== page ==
Small habits can really make a difference, and I can even tell the difference between connecting to the internet on my laptop compared to my phone. Whilst using my laptop has a certain level of intentionality, my phone is so easy to use, that it is almost dangerously so. I can simply pick it up whenever I want, and do so without thinking. Considering I use it for so many different functions too, it can mean that the behaviour for checking on notifications and social media can become automatic even when I wasn’t meaning to.

This is despite me generally keeping my phone on silent & reduced notifications – I have no idea how anyone can live with actual regular messaging alerts. It’s the first thing I turned off when I got a new phone!

Social media is probably the most apt example of modern day self-discipline training. Whilst I respect certain people for steering clear of it all together, I think there are many benefits that I enjoy in my life with it. Yet it is also addictive, so it is important to keep it in check.

Properly managing connection can leave you feeling better, and for many people I know it would actually mean that they are more responsive too. Many people check their messages when they are too tired to actually respond, which actually leads to more disconnection.

So if you’re reading this, I invite you to take this as a prompt to examine your own social media and messaging uses.

There’s nothing revolutionary in what I’m saying. You know it. I know it. But it’s probably time to have a look at it nonetheless.

Overcoming the guilt of standing up for yourself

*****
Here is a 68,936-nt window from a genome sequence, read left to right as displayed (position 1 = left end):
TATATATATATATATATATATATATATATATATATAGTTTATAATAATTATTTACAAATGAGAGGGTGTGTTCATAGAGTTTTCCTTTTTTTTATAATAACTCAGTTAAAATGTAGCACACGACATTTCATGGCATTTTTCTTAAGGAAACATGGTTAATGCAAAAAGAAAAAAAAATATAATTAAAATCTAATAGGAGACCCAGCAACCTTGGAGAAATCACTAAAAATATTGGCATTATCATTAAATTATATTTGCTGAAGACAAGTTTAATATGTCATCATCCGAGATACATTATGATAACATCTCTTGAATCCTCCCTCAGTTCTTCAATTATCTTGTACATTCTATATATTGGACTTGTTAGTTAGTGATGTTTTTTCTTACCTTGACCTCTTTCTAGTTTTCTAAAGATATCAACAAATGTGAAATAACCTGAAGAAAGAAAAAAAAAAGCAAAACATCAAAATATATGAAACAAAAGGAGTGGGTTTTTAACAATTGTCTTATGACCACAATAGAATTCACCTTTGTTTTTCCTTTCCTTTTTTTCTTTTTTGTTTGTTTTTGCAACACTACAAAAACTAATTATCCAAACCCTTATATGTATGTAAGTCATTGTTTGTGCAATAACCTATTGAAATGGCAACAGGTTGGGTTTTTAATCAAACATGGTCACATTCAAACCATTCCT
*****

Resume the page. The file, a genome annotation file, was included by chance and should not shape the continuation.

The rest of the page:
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Over the last few weeks, I’ve been speaking quite a lot around the subject of raising issues to the people around me.

I actually had something in my personal life – I felt uncomfortable with something around a social gathering. But I also felt very uncomfortable around causing a fuss for other people.

In the end I raised the issue. Despite finding a solution, I ended up feeling guilty and a feeling that I was too delicate and difficult. Even though it was important for me to speak up for myself, I still feel extremely awkward for having done so.

The truth is that it’s never really comfortable to raise an issue. At best, it is instinctive, and so happens without needing to overthink it. Whilst blowing up based upon emotions is not helpful, If this is done in an emotionally controlled way, it can be a good way to get things off the chest without letting them ruminate. It’s why giving space for issues to be raised as they come up can save a lot of time and stress for all involved.

Otherwise, the whole experience can be laborious. We can get so caught up in the question of whether we are making too much of a fuss about things. I’ve seen it time and time again where people have minimised their own feelings because they fear coming across as too difficult, loud or unreasonable. This is often followed by finding justifications for why they should maybe instead just accept the situation. The brain can end up going in overdrive finding a whole plethora of extenuating circumstances as to why we may be overreacting.